Ever since the release of the Zhiyun Crane 2 with its 3.2kg load capacity, other companies seem to be pushing the boat out just a little further each time. The original MOZA Air came out to match it, followed by the DJI Ronin-S, which can handle a rather impressive 3.6kg. Now, Gudsen has announced the new MOZA Air 2 which takes a whopping 4.2kg.
Ever since I got to play with the original Zhiyun Crane at Photokina 2016 I’ve wanted to put one of these things to work and see how it handles. I’ve used a number of smaller gimbals for phones, but the ability to load up a DSLR or mirrorless camera offers huge benefits. I almost never invest in the first generation of anything, but then they released the Zhiyun Crane 2.
GearBest got in touch with us to see if we wanted to check one out for ourselves and how it might help with the content we create here on DIYP. With The Photography Show and other events coming up where we need to shoot video, it seemed like a great opportunity to give it a good workout and really put it through its paces. But it’s quickly become one of my favourite video creation tools.
DJI’s Osmo Mobile gimbal has been hugely popular since it was first released. But, one thing that gave the competition so much advantage was its cost. Being released at $299, the $150 or less alternatives were much easier for customers to swallow. DJI’s first answer was to drop the price to $199. But now they’ve have answered that price difference again with the new Osmo Mobile 2, at a mere $129.
Gimbals can be a wonderful filmmaking tool. They’ve become quite popular over the last year or two, very popular in fact. But are they becoming overused? That’s the argument put forth by Jakob Ownes from TheBuffNerds. He feels that gimbals are overused and take away from not only the story being told, but the storytelling power of gimbals themselves.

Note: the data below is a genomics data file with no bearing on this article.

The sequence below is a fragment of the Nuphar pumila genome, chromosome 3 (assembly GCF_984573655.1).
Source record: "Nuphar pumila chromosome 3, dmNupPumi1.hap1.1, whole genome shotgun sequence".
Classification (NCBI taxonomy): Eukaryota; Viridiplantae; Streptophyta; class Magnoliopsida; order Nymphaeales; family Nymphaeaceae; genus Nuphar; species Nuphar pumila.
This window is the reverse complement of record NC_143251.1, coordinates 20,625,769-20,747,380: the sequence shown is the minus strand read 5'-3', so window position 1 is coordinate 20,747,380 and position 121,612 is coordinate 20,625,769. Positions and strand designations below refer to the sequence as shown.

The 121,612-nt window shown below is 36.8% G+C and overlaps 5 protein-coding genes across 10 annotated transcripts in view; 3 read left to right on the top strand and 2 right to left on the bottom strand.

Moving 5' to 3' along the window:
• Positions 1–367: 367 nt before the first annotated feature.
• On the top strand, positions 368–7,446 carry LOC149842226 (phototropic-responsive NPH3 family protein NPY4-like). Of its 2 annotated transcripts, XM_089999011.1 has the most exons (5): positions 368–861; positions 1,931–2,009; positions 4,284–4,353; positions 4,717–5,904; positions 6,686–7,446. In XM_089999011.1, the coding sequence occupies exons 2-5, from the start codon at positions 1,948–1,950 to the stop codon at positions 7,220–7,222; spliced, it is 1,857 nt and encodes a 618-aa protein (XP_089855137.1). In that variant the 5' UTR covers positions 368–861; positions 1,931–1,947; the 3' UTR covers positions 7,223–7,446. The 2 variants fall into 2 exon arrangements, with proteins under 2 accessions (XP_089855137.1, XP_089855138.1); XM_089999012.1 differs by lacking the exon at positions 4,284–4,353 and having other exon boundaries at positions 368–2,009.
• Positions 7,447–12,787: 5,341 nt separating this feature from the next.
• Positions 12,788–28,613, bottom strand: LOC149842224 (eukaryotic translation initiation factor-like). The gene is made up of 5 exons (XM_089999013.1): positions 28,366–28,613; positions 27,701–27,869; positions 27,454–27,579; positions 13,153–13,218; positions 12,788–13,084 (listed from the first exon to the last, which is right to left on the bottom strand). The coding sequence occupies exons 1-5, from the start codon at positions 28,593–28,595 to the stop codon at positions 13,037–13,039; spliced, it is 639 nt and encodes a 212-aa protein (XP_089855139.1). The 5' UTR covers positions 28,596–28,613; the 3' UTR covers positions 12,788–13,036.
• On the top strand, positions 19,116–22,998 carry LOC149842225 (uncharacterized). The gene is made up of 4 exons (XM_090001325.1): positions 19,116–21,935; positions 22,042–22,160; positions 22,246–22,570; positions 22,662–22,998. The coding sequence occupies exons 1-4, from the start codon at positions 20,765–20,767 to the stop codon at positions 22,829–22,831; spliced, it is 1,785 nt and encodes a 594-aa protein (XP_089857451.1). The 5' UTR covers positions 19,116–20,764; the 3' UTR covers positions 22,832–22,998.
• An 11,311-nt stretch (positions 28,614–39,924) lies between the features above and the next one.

Well, this is pretty awesome news. Zhiyun have updated its 3-axis motorised handheld gimbal for DSLRs & mirrorless. To be clear, this is the “Crane-2”, it is not “Crane v2”, which is a revision of the original Crane. I know, it’s confusing, but that’s what it is.
Zhiyun have doubled the load capacity with the new Crane-2 to a whopping 7lbs. They’ve also added an integrated follow focus control, an OLED display, and battery life has increased from 12 to 18 hours.
A motorised gimbal is one of the most useful tools you can get today for camera stabilisation. They’re much easier to get to grips with than a steadicam style stabiliser, and their prices have come down dramatically in the last year or so. For mobile phones, action cameras, DSLRs or even big RED setups, they are absolutely invaluable. But using them effectively can be challenging.
The temptation is just to hold them static in front of you and shoot away. But this can lead to pretty boring footage. This video from DP Justin Jones for Aputure’s Four-minute film school goes through 13 essential movements that you should know. You don’t need to use all of them in every production, but they will give you many interesting and exciting options when it comes time to edit.